We’re living in a world of big data. The current generation of line-of-business computer systems generate terabytes of data every year, tracking sales and production through CRM and ERP. It’s a flood of data that’s only going to get bigger as we add the sensors of the industrial internet of things, and the data that’s needed to deliver even the simplest predictive-maintenance systems.
Having that data is one thing, using it as another. Big data is often unstructured, spread across many servers and databases. You need something to bring it together. That’s where big data analysis tools like Apache Spark come into play; these distributed analytical tools work across clusters of computers. Building on techniques developed for the MapReduce algorithms used by tools like Hadoop, today’s big data analysis tools go further to support more database-like behavior, working with in-memory data at scale, using loops to speed up queries, and providing a foundation for machine learning systems.
Apache Spark is fast, but Databricks is faster. Founded by the Spark team, Databricks is a cloud-optimized version of Spark that takes advantage of public cloud services to scale rapidly and uses cloud storage to host its data. It also offers tools to make it easier to explore your data, using the notebook model popularized by tools like Jupyter Notebooks.
Microsoft’s new support for Databricks on Azure—called Azure Databricks—signals a new direction of its cloud services, bringing Databricks in as a partner rather than through an acquisition.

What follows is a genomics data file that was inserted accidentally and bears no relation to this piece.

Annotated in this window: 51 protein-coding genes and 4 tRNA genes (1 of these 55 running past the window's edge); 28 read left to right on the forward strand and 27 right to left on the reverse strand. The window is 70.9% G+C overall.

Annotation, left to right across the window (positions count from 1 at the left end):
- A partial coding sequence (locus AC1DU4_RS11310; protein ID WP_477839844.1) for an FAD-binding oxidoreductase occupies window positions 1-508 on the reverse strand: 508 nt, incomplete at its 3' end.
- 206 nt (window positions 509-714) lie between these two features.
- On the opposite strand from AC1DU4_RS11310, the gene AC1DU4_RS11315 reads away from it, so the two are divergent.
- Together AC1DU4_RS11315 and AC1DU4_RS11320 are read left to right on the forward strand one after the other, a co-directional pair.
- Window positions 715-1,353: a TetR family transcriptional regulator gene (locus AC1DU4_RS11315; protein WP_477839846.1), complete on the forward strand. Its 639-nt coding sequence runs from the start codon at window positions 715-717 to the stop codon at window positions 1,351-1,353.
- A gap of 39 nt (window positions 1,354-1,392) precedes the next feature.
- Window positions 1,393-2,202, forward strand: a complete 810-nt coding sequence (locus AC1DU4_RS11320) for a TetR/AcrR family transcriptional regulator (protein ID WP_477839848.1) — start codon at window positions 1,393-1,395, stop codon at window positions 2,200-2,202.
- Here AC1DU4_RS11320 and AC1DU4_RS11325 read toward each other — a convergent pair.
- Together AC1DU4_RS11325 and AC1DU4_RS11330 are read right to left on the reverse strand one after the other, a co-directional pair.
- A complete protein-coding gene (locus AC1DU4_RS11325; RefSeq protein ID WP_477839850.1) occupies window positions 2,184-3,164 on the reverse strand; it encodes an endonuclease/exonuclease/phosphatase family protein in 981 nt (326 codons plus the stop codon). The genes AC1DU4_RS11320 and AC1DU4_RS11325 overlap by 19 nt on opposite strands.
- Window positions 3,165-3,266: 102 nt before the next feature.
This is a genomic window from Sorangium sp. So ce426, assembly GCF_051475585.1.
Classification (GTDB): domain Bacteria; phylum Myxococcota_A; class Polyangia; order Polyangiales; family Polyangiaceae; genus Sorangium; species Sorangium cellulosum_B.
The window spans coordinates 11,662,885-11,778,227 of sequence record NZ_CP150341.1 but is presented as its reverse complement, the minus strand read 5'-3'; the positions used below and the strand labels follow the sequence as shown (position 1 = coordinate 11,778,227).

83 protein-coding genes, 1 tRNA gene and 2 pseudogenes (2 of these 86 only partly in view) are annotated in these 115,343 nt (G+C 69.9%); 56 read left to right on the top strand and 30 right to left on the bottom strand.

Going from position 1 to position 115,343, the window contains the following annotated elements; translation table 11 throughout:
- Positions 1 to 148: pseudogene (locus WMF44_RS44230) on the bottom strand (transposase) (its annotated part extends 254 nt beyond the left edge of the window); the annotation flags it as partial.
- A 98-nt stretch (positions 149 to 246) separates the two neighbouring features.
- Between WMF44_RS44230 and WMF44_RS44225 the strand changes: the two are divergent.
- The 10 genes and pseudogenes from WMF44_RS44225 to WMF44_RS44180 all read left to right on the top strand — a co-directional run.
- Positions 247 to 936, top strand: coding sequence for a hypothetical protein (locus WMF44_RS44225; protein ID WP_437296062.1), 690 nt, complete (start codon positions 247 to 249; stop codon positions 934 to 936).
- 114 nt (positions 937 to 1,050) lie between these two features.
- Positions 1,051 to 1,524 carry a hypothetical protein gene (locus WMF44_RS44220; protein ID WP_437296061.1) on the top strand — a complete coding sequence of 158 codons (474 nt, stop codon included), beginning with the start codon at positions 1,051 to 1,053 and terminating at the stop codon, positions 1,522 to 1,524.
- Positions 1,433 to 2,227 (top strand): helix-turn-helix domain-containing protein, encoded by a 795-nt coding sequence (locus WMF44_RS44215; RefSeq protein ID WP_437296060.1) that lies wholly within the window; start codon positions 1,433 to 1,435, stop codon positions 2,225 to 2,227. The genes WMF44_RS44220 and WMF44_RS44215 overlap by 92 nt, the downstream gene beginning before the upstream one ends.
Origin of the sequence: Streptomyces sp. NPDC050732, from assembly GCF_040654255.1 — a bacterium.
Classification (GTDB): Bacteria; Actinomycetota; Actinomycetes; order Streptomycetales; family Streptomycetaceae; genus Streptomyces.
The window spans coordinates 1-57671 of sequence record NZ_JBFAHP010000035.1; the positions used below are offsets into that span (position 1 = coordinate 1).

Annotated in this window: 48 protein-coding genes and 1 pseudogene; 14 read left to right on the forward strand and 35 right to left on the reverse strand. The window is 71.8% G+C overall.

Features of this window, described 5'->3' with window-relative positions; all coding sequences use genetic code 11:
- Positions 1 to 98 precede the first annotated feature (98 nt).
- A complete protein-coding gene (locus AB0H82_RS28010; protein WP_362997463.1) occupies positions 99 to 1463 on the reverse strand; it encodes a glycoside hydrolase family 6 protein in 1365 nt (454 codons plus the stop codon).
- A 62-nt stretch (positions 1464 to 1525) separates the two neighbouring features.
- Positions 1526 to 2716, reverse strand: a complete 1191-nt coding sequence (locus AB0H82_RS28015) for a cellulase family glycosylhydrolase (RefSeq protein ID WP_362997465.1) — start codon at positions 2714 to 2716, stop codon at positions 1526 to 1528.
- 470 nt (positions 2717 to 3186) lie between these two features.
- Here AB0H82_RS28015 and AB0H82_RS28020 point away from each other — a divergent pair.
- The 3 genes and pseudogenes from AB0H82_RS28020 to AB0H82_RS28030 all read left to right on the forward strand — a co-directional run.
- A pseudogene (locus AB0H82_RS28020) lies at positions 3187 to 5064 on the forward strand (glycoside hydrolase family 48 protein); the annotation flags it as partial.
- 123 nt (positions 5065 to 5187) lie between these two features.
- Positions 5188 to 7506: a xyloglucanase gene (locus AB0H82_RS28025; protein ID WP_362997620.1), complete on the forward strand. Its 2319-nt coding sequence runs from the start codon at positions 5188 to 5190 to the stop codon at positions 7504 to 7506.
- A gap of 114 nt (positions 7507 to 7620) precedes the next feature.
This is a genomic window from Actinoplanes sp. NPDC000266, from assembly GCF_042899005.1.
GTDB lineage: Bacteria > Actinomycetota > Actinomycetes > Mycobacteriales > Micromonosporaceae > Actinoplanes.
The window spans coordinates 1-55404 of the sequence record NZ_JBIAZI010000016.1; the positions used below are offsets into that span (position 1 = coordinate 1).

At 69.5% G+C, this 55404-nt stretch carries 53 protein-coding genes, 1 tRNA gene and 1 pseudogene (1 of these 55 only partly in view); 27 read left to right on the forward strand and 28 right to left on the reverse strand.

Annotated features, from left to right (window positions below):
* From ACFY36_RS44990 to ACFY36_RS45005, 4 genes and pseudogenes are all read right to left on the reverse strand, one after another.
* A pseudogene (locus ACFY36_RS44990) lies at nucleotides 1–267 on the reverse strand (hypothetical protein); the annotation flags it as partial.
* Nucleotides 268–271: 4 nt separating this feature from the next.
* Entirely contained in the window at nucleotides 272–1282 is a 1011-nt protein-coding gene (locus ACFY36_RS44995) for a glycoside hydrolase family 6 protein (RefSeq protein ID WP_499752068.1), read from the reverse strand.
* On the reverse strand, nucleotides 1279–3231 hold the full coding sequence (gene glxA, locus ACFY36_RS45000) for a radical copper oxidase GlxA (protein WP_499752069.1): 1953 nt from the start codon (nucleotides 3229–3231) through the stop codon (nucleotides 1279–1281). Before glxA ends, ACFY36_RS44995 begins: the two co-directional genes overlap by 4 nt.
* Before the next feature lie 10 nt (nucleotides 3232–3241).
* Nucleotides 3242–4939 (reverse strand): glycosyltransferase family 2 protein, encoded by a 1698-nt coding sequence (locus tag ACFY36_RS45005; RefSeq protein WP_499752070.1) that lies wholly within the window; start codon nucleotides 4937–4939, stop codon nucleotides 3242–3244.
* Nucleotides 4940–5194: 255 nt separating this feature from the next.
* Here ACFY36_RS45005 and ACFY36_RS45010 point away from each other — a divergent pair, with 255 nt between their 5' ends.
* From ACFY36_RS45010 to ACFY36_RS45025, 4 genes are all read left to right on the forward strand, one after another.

Although you’ve always been able to install Spark or Databricks on Azure, Azure Databricks makes it a one-click experience, driving the setup process from the Azure Portal. You can host multiple analytical clusters, using autoscaling to minimize the resources in use. You can clone and edit clusters, tuning them for specific jobs or running different analyses on the same underlying data.
Configuring the Azure Databricks virtual appliance
The heart of Microsoft’s new service is a managed Databricks virtual appliance built using containers running on Azure Container Services. You choose the number of VMs in each cluster that it controls and uses, and then the service handles load automatically once it’s configured and running, loading new VMs to handle scaling.
Databricks’ tools interact directly with the Azure Resource Manager, which adds a security group and a dedicated storage account and virtual network to your Azure subscription. It lets you use any class of Azure VM for your Databricks cluster – so if you’re planning on using it to train machine learning systems, you’ll want to choose one of the latest GPU-based VMs. And of course, if one VM model isn’t right for your problem, you can switch it out for another. All you need to do is clone a cluster and change the VM definitions.
Querying in Spark brings engineering to data science
Spark has its own query language based on SQL, which works with Spark DataFrames to handle both structured and unstructured data. DataFrames are the equivalent of a relational table, constructed on top of collections of distributed data in different stores. Using named columns, you can construct and manipulate DataFrames with languages like R and Python; thus, both developers and data scientists can take advantage of them.